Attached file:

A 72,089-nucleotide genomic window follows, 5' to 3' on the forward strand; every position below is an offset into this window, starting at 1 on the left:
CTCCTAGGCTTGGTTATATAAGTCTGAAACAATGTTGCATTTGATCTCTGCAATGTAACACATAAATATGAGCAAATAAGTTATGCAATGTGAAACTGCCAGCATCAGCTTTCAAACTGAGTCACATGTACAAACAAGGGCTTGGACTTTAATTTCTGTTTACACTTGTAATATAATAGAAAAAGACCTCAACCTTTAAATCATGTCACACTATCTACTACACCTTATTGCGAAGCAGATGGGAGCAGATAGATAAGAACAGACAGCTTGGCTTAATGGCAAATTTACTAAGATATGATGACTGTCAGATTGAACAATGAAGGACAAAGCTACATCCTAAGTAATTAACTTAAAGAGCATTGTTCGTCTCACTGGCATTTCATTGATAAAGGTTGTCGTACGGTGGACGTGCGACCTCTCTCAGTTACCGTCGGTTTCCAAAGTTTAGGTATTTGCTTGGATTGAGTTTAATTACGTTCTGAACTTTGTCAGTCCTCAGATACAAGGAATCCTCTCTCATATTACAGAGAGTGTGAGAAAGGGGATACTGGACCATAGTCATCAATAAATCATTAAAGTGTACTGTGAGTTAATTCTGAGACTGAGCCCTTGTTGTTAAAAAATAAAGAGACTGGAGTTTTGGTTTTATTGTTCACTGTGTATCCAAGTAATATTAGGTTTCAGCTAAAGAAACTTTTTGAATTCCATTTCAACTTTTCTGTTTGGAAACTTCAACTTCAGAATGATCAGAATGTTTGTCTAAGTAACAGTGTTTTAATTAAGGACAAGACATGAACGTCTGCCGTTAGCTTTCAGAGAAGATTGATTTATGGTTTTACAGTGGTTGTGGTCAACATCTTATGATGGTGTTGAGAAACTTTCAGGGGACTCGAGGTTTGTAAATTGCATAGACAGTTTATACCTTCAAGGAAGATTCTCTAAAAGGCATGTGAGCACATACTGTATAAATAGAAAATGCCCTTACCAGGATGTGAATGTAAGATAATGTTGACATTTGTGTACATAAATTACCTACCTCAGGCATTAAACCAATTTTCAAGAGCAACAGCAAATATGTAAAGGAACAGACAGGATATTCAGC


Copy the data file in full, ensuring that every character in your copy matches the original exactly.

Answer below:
A 72,089-nucleotide genomic window follows, 5' to 3' on the forward strand; every position below is an offset into this window, starting at 1 on the left:
CTCCTAGGCTTGGTTATATAAGTCTGAAACAATGTTGCATTTGATCTCTGCAATGTAACACATAAATATGAGCAAATAAGTTATGCAATGTGAAACTGCCAGCATCAGCTTTCAAACTGAGTCACATGTACAAACAAGGGCTTGGACTTTAATTTCTGTTTACACTTGTAATATAATAGAAAAAGACCTCAACCTTTAAATCATGTCACACTATCTACTACACCTTATTGCGAAGCAGATGGGAGCAGATAGATAAGAACAGACAGCTTGGCTTAATGGCAAATTTACTAAGATATGATGACTGTCAGATTGAACAATGAAGGACAAAGCTACATCCTAAGTAATTAACTTAAAGAGCATTGTTCGTCTCACTGGCATTTCATTGATAAAGGTTGTCGTACGGTGGACGTGCGACCTCTCTCAGTTACCGTCGGTTTCCAAAGTTTAGGTATTTGCTTGGATTGAGTTTAATTACGTTCTGAACTTTGTCAGTCCTCAGATACAAGGAATCCTCTCTCATATTACAGAGAGTGTGAGAAAGGGGATACTGGACCATAGTCATCAATAAATCATTAAAGTGTACTGTGAGTTAATTCTGAGACTGAGCCCTTGTTGTTAAAAAATAAAGAGACTGGAGTTTTGGTTTTATTGTTCACTGTGTATCCAAGTAATATTAGGTTTCAGCTAAAGAAACTTTTTGAATTCCATTTCAACTTTTCTGTTTGGAAACTTCAACTTCAGAATGATCAGAATGTTTGTCTAAGTAACAGTGTTTTAATTAAGGACAAGACATGAACGTCTGCCGTTAGCTTTCAGAGAAGATTGATTTATGGTTTTACAGTGGTTGTGGTCAACATCTTATGATGGTGTTGAGAAACTTTCAGGGGACTCGAGGTTTGTAAATTGCATAGACAGTTTATACCTTCAAGGAAGATTCTCTAAAAGGCATGTGAGCACATACTGTATAAATAGAAAATGCCCTTACCAGGATGTGAATGTAAGATAATGTTGACATTTGTGTACATAAATTACCTACCTCAGGCATTAAACCAATTTTCAAGAGCAACAGCAAATATGTAAAGGAACAGACAGGATATTCAGC